“Right, places, everyone,” shouted the first AD and Stephen settled once again on his marble slab, adjusted the damp underwear, closed his eyes, and did his best to pretend to be dead.

The secret of truly great screen acting is to do as little as possible, and this is never more important than when playing an inanimate object.

In a professional career lasting eleven years, Stephen C. McQueen had played six corpses now, each of them carefully thought through and subtly delineated, each of them skillfully conveying the pathos of being other than alive. Keen not to get typecast, he had downplayed this on his CV, allocating the various corpses intriguing, charismatic leading-man names like MAX or OLIVER rather than the more accurate, less evocative BODY or VICTIM. But word had obviously got round the industry—no one did nothing at all quite like Stephen C. McQueen. If you wanted someone to be pulled from the Grand Union Canal at dawn, or lie slack, broken and uncomplaining across the bonnet of a car, or slump prone at the bottom of a muddy First World War trench, then this was the man. His very first job after leaving drama school had been RENT BOY 2 in Vice City, a hard-hitting prime-time crime show. One line—

RENT BOY 2

(Geordie accent)

Why-ay, ya lookin’ fah a good time, mista?

—then a long, hot afternoon spent with his arm dangling out of a black trash bag. Of course, at thirty-two, his Rent Boy days were some way behind him now, but Stephen C. McQueen could still usually pass muster as most other remains.

But for some reason, today his technique was letting him down. This was a shame, because Summers and Snow was a TV institution, and in a few months upwards of nine million people would settle down in front of the telly on a Sunday night, to see him swiftly strangled, then lying here, inert, in a stranger’s underwear. You’d be hard-pushed to call it a break as such, but if the director liked what he did, or didn’t do, if he got on with his costars, they might use him again, to play someone who walked about, moved his face, spoke aloud. First Rule of Showbiz—it’s not what you know, it’s who you know. Stay professional. Be positive. Be committed. Always have a motivation. The trick is to impress. Always ensure that people like you, at least until you’re famous enough for it not to matter anymore.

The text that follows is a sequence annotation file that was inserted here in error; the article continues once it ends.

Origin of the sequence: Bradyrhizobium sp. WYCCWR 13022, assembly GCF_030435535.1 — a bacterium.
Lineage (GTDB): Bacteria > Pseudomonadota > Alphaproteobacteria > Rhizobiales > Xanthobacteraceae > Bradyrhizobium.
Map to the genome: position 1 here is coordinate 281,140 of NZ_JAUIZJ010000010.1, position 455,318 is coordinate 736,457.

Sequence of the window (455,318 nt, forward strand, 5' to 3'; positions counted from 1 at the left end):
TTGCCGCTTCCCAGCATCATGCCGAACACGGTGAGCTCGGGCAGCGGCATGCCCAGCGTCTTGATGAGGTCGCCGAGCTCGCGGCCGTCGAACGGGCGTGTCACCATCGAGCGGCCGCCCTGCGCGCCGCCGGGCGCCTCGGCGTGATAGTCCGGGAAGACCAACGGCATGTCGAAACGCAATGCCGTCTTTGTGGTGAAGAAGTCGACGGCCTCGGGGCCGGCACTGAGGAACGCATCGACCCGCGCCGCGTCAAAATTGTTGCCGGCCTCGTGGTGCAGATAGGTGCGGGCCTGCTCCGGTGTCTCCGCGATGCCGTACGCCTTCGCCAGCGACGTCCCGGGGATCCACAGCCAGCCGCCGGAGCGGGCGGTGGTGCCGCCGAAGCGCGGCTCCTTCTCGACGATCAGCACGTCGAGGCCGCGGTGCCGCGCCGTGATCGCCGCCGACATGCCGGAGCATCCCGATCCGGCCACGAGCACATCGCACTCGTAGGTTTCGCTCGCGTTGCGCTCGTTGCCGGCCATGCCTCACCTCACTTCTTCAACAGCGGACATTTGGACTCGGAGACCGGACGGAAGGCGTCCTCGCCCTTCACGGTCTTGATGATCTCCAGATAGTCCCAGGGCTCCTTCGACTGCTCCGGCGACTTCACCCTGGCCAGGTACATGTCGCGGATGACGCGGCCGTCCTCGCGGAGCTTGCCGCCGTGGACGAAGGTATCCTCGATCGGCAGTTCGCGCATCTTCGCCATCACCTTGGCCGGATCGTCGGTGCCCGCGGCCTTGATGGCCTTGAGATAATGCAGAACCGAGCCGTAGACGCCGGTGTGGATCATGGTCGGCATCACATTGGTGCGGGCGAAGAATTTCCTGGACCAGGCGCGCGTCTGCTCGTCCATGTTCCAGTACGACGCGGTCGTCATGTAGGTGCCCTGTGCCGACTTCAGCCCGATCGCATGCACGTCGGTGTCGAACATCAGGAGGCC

Waiting for the next take, Stephen sat up straight on the cold slab, and stretched his arms behind his back till he felt his shoulders crack—important not to stiffen up, important to keep limber. He glanced round the set, in the hope of striking up a conversation with his fellow actors. Craggy, Stern, Ex-Alcoholic Loner Detective Inspector Tony Summers and Perky, Independent-Minded Constable Sally Snow were in a tight little huddle some way off, sipping tea from plastic cups and confidently eating all the best biscuits. Stephen had always nursed a bit of a crush on Abigail Edwards, the actress playing Constable Snow, and had even worked out a throwaway little joke he could use in conversation, about his role. “It’s a living, Abi!” he would quip self-deprecatingly out of the side of his mouth in between takes, then raise a moldy eyebrow, and she’d laugh, eyes sparkling, and perhaps they’d swap numbers at the end of filming, go for a drink or something. But the opportunity had never arisen. In between takes she’d barely acknowledged him, and clearly in Abigail Edwards’s eyes, he might as well be, well . . . dead.

A cheery makeup artist appeared by Stephen’s side, spritzed him with water and dabbed his face and lips with Vaseline. Was her name Deborah? Another Rule of Showbiz—always, always call everyone by their name . . .

“So how do I look, Deborah?” he asked.

“It’s Janet. You look gorgeous! Funny old job this, isn’t it?”

“Still—it’s a living!” he quipped, but Janet was already back in her canvas chair.

“Quick as you can, please, people,” barked the first AD, and Stephen lay back down on the mortuary slab, like a large, wet fish.

Keep still.

Don’t let them see you breathe.

Remember—you are dead.

My motivation is not to be alive.

Acting is not re-acting.

The C in Stephen C. McQueen, incidentally, was there at the insistence of his agent, to prevent any confusion with the international movie star.

It was not a mistake that anyone had yet made.